To Senator Hutchins, two minutes and 27 seconds will not give me enough time to talk about my feelings on losing you in the Senate. It is a very sad day for me, seeing you give your last speech here. We have had our moments. We can both admit that. You have been a very close and dear friend to me for a long period of time. You gave me my first job in the Labor movement. You told me at the time that this is a five-to-nine job, not a nine-to-five job, and you were so right.
I have to say that, having watched you as secretary of the TWU, as far as I am concerned and knowing a little bit about the history of the TWU, there will be no greater secretary than you. In the disputes for increasing the pay of transport workers and owner-drivers, you really were a warrior. You were a warrior that succeeded in so many ways. So many people can thank their livelihood on the work you did as secretary of that organisation, but also as an organiser and an assistant secretary. We should be very thankful. In the Senate, you always stood proud by your Labor roots and you fought many times to preserve the conditions of Australians, through fighting Work Choices and in legislation that we passed in this house. We should be very thankful for that.
You have a wicked sense of humour. I still remember the day when I was giving my inaugural speech in this chamber and I noticed that my speech had gone missing. There could be only be one person who would take an inaugural speech and that was, of course, Senator Hutchins. I will never forget that moment.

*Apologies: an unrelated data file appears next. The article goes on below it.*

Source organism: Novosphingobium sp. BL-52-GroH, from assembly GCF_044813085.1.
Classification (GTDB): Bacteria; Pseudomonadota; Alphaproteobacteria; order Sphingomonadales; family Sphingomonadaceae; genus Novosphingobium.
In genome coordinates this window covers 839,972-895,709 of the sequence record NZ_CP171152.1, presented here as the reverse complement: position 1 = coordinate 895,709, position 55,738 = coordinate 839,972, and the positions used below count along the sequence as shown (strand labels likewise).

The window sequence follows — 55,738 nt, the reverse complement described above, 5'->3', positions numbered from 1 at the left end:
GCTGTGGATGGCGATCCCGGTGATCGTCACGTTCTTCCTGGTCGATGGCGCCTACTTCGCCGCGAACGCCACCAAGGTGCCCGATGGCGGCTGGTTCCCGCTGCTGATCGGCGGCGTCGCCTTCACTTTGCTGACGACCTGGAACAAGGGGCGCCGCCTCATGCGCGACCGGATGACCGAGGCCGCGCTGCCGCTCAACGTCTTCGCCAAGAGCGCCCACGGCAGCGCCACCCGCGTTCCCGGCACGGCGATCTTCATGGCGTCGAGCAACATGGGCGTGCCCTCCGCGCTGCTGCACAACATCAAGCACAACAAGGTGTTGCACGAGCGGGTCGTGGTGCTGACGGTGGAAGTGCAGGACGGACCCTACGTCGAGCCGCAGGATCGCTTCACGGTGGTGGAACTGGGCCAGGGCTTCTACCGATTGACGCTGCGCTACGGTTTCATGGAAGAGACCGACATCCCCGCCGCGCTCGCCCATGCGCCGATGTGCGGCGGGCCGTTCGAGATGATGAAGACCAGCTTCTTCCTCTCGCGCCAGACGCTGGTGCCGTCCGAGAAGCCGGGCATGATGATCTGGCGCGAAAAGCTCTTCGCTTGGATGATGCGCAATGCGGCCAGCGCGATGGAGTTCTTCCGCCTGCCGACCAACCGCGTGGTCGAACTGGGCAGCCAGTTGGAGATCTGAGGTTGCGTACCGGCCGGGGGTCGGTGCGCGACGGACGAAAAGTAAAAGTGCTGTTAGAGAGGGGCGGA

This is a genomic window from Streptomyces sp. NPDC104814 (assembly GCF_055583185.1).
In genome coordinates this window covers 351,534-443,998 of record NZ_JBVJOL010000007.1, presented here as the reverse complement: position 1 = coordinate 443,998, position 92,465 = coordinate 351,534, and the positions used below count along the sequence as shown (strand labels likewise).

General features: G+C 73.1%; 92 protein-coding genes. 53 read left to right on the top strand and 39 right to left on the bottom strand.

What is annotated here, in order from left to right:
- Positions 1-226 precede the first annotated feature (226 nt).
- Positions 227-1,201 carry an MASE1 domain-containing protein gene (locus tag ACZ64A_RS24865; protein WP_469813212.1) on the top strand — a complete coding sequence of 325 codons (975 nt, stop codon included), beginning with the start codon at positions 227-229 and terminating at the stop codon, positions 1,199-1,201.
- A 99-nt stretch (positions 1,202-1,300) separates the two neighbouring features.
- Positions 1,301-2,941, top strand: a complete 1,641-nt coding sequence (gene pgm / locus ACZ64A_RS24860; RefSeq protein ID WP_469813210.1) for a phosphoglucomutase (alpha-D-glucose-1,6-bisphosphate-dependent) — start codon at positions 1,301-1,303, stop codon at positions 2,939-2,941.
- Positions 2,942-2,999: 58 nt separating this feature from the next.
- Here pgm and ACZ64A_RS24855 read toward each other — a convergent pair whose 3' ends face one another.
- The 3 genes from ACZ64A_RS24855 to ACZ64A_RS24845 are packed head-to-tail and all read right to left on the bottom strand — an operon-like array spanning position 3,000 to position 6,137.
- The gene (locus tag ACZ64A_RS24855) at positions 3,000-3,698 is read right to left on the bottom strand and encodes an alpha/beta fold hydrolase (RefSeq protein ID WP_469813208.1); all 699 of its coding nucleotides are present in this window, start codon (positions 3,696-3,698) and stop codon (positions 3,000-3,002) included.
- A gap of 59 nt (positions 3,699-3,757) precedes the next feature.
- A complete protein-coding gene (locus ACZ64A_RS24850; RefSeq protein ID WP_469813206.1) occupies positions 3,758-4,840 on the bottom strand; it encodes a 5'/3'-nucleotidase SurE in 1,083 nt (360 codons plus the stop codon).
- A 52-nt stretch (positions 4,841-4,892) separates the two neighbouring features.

You did give it back, just before I spoke. Steve, I will truly miss you. I will miss your friendship and I will miss the time we spent together. You are so right: the New South Wales branch and I would have loved for you to have stayed in the No. 2 spot. You made the decision in the best interests of the party, and I thank you for that. I wish you luck into the future.
S itting suspended from 18:17 to 18:46
It is a curious coincidence that most of the departing senators are members of the Australia-Ireland Parliamentary Friendship Group. As they say, there are only two kinds of people in the world, the Irish and those who wish they were. Tonight I would like to begin these farewells with the outgoing chair of the friendship group, my good friend Senator Michael Forshaw. Senator Forshaw has spoken about his work—mostly well out of the limelight—over his years in the Senate. Politics is to some extent a labour of love, a matter of chosen values opted for and stood for. A product of staunch Irish freedom fighters and servant of the AWU, he has served working people all his life, through brain rather than brawn. As Seamus Heaney wrote in his poem Digging:
But I've no spade to follow men like them.
Between my finger and my thumb
The squat pen rests.
I'll dig with it.
Also known for his fondness for Ireland is Senator the Hon. Alan Ferguson. Consider, if you would, Ireland's national drink, Guinness. It is, as we all know, more than a drink; it is a memorable experience, distinctive, something to be savoured. It commands our respect. When pouring a Guinness you cannot rush it. You must wait till it settles, then top it up and wait some more. In time, all those orphan bubbles unite to form a creamy top on a fine, strong base. What you end up with is—like the good senator himself—a substantial presence with a magnificent white head, the product of years of dedication, knowledge and skill: an experience like none other. A drink like that, or indeed a decent Jameson, is enough to move a man to song, and it is known that occasionally Senator Ferguson has been moved to entertain a delegation or two with a fine rendition of Carrickfergus. Thank you, Alan Ferguson, for all you have done here. Yours has been a wonderful contribution to public life.